Tag Archives: hack

Siri take the wheel. Digital life hacking for dummies.

digital life hack icons

I just saw a commercial for the Apple Watch (the device that promises to usher in a whole new world) alerting its wearers to “stand up.”

“Hey you fat lazy bastard! Time to get off your rotund keister and exercise those pathetic extensions you call legs. Stand up!”

As appalled as I was at the thought that folks need reminding (to stand up??!) I had to acknowledge the pure utility of a reminder from your wrist watch to perform important (or mundane) tasks.

You see, I’m all about efficiency.

If there’s a way to do something in fewer steps, shave time or save money, sign me up.

And I’m not taking about being cheap, skimping on quality or reducing efficacy.

I’m talking about shortcuts for improving performance economically, whether it be incremental or exponential.

In the tech world, we refer to such ‘shortcuts’ as hacks, often crude, but effective solutions to specific programming, coding or computing problems.

The concept has moved beyond the binary world to the real one, where these crude but effective shortcuts can be applied to every day problems.

In modern vernacular – life hacking.

What’s life hacking?

Quite simply, life hacking refers to any trick, shortcut, skill, or novel method that increases productivity and efficiency, in all walks of life.

Everywhere you look, folks are life hacking.

Carpooling? Life hacking.

Teleworking? Life hacking.

Bulk shopping? Life hacking.

Virtually every task we perform in our daily lives, from the mundane to the complex, can be life hacked.

But life hacking also applies to our digital lives as well.

There were several early movers in the digital life hacking space, although we probably didn’t consider them as such back in the day.

Hootsuite comes immediately to mind.

Think about it.

Back in the heyday of social media, you had to have an account with everyone to participate in their closed universes: Facebook, Twitter, YouTube, Flickr, LinkedIn, etc. – you get the picture.

Keeping up with them all was a nightmare.

Before there was the ability to cross pollinate your feeds with the same information from a single account by connecting them, you pretty much had to log into each one individually if you wanted to post or publish content.

And then Hootsuite came along with their social media dashboard, and you could hit most of your social media spaces from one convenient place.

Life hack.

Or TweetSpinner.

You remember them, don’t you?

TweetSpinner was essentially part CRM, part DM manager, part scheduler and part profile manager.

With TweetSpinner you could manage your followers (and follow folks back), schedule your tweets, update your profile and send broadcast direct messages from one place.

TweetSpinner consolidated four discrete activities into a handy dashboard where at a glance you could assess and manage all your Twitter-related tasks.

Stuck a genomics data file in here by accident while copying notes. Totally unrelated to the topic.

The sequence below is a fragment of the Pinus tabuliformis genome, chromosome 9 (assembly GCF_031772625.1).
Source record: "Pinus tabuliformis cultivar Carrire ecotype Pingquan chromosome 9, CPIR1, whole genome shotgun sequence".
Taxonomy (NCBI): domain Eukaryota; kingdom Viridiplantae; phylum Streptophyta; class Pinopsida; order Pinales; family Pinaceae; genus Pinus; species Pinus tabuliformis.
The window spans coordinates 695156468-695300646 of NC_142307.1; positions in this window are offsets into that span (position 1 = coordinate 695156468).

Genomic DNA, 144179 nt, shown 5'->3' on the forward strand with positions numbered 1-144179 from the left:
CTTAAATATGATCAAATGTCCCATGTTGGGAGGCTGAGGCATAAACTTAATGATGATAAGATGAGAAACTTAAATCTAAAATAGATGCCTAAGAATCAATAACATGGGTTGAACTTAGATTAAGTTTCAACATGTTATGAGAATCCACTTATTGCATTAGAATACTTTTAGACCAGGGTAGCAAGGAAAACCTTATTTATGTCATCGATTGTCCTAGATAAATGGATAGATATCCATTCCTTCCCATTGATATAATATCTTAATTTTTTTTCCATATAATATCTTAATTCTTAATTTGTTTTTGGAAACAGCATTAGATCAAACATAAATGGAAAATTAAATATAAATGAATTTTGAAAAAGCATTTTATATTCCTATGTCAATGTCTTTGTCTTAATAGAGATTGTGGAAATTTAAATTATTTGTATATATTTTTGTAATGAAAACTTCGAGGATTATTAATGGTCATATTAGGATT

Life. Hack.

Alright Stephen, enough with the digital life hacks of antiquity. What about today?

Well today, digital life hacking is a veritable art form.

And the Apple Watch is at the forefront of this movement.

Sure, there were the earlier movers – the Android watch preceded Apple by well over a year.

And there’s FitBit, Nike Fuel, and a host of other wearables that provided a certain amount of utility to their wearers.

But none holds the promise of the Apple watch for the sheer breadth of potential.

Wait…this wasn’t supposed to be a post about the Apple Watch.

It’s supposed to be about digital life hacking.

And all the ways in which digital tools can help you to life hack with aplomb.

Beyond tracking your fitness progress passively, just by wearing a device on your wrist, this same device can locate your car (so you don’t actually have to remember where you parked), find your phone, pay for your purchase – the list goes on.

But rather than bore you (any further), here are my top 5 digital life hacks.

1password

1Password – in this age of hackers, identify thieves, and wifi spoofing apps keeping your personal information secure is critical. Most people have multiple accounts for the various spaces and places they visit online, each with login credentials. Most people don’t take the time to create different logins for these multiple accounts, opting instead to use the same easy-to-recall password for everything. We know that it’s notoriously unsafe to do that, but who can remember a buttload of different password for all these accounts? With 1Password, you don’t need to. Ever since I downloaded the 1Password app, I’ve felt infinitely safer whenever I have to log into or onto anything online.

paypal

PayPal – as a consultant, getting paid is of the utmost importance. It used to be that you had to send a physical invoice and wait for a check to be cut, usually ‘Net 30.’ If you had a physical establishment, you had a card scanner to take payments at the point of sale. Electronic payments were the exclusive purview of online retailers. But today, PayPal gives consultants like me the ability to send a digital invoice, take ‘point of sale’ payments with a plug in card scanner, and accept online payments.

basecamp logo

Basecamp3 – working on projects with remote teams is always a challenge. Being able to communicate information uniformly and efficiently, share assets, collaborate and share ideas fluidly is critical to the success of any project. Before Basecamp, online collaboration took the form of shared online folders and VPN tunnels to access them. Version control, permissions, visibility and accountability were not standardized and managing projects was fairly complex. Today, things like Evernote, Slack, Google Drive, have made remote team collaboration commonplace eliminating much of the complexity of old. 

mytix

MyTix – We’ve all been here before: You’re queued up in a line to purchase a train ticket from the ticket booth or vending machine, train pulls up and you’re left with the option of abandoning your place in line and purchasing the ticket on the train with a surcharge or missing the train and purchasing the ticket without a surcharge. With the New Jersey Transit MyTix app, those days are over. Rather than having to purchase physical tickets, the app allows you purchase single rides, weekly or monthly tickets for all of NJT’s routes. You can buy tickets for other passengers riding with you as well.

siri